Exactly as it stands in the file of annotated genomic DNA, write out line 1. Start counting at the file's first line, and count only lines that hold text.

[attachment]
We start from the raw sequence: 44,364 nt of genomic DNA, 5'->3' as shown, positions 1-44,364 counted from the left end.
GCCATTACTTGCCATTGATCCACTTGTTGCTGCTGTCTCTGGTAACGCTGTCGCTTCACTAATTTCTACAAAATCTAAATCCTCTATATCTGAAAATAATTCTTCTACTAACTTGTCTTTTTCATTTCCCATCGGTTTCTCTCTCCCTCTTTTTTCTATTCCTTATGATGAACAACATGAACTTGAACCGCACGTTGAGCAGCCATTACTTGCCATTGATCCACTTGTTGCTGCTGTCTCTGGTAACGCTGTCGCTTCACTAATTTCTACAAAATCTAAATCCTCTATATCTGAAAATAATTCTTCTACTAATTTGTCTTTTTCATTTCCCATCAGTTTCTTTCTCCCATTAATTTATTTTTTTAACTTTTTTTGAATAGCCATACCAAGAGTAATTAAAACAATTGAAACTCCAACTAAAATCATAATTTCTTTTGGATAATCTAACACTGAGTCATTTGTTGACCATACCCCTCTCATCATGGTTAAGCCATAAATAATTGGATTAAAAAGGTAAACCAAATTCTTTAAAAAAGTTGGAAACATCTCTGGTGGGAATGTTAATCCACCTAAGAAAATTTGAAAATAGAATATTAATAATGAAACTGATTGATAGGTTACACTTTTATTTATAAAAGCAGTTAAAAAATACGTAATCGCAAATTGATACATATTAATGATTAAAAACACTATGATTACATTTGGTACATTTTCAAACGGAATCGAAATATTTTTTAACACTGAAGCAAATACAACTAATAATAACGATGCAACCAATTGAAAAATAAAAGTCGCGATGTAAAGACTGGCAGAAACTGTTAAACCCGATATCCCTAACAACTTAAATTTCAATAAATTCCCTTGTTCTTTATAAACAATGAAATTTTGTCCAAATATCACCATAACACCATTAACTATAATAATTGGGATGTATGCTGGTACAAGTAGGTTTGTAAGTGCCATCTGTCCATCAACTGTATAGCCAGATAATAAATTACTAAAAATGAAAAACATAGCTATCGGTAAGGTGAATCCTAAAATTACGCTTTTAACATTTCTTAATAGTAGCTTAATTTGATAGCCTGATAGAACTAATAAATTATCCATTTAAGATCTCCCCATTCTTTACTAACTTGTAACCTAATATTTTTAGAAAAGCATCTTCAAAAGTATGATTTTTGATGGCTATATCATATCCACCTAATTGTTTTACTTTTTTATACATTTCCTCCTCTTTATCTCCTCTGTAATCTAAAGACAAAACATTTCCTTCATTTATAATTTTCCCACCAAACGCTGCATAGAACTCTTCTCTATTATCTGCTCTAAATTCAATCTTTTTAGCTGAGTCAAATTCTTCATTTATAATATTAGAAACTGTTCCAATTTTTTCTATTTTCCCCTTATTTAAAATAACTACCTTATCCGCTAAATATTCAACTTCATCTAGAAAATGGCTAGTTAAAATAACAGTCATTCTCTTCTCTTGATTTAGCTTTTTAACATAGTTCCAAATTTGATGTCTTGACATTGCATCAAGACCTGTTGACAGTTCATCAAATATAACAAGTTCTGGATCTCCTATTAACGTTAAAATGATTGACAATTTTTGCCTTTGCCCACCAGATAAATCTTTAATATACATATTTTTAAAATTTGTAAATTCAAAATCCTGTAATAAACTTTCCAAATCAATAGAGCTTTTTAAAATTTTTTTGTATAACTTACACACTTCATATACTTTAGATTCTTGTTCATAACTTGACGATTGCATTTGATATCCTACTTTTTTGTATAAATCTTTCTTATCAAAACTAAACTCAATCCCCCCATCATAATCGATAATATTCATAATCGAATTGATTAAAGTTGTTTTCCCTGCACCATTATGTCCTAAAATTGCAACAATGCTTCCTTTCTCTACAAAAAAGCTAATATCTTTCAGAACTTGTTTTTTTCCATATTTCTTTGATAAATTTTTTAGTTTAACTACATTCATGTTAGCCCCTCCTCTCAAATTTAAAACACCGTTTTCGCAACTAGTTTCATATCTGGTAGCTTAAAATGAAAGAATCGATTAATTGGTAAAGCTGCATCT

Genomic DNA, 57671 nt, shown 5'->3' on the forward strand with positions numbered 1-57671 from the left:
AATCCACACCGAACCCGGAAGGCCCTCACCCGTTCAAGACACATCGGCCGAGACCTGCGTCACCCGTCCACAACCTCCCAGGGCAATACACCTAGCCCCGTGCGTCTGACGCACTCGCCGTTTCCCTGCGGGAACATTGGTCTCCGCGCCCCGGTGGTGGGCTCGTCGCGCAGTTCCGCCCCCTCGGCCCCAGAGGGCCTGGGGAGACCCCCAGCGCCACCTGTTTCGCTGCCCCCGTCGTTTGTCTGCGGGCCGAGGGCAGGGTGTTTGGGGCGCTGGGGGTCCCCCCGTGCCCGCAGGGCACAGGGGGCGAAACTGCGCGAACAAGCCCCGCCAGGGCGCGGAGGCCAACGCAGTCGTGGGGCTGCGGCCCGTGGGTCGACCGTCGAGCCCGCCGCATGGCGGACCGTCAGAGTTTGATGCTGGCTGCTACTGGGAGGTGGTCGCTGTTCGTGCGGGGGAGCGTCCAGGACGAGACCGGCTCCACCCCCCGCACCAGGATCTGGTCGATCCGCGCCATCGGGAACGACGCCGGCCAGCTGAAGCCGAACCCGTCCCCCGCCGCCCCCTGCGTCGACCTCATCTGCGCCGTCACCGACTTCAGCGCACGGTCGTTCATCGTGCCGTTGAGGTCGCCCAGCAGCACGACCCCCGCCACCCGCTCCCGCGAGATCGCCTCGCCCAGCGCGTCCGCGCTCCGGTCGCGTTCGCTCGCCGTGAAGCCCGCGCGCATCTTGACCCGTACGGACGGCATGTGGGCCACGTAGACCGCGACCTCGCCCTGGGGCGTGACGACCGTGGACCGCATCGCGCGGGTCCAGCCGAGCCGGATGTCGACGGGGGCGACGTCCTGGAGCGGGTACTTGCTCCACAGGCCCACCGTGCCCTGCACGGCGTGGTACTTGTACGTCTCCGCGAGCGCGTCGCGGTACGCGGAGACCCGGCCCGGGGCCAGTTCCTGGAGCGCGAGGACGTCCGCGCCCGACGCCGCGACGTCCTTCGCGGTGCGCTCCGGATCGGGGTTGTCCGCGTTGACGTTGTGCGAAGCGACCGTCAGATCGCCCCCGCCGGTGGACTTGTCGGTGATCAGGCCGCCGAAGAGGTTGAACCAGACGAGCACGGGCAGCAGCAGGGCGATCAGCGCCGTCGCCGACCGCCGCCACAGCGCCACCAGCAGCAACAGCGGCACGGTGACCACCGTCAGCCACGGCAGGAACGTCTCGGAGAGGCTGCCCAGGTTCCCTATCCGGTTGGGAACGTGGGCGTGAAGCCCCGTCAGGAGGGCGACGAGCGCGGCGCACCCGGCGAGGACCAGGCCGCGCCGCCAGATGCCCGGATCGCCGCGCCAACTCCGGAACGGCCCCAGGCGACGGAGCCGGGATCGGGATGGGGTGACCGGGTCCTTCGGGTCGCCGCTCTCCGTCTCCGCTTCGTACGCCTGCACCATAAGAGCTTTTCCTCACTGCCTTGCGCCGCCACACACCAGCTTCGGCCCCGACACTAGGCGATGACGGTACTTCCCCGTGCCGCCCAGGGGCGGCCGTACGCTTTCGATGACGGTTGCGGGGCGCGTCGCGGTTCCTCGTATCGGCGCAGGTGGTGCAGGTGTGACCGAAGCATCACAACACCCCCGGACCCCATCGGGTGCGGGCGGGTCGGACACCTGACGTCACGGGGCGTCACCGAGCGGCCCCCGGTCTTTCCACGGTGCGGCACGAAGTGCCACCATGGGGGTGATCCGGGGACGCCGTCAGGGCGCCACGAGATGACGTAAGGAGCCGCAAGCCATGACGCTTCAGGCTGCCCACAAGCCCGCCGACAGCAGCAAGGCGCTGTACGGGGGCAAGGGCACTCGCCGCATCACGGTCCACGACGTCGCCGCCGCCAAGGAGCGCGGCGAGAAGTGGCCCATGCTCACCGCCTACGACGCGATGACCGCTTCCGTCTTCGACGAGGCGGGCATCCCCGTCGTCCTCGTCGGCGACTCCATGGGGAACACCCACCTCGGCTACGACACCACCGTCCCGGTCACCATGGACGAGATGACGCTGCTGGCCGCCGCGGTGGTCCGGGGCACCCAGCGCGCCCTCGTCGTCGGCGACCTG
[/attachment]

We start from the raw sequence: 44,364 nt of genomic DNA, 5'->3' as shown, positions 1-44,364 counted from the left end.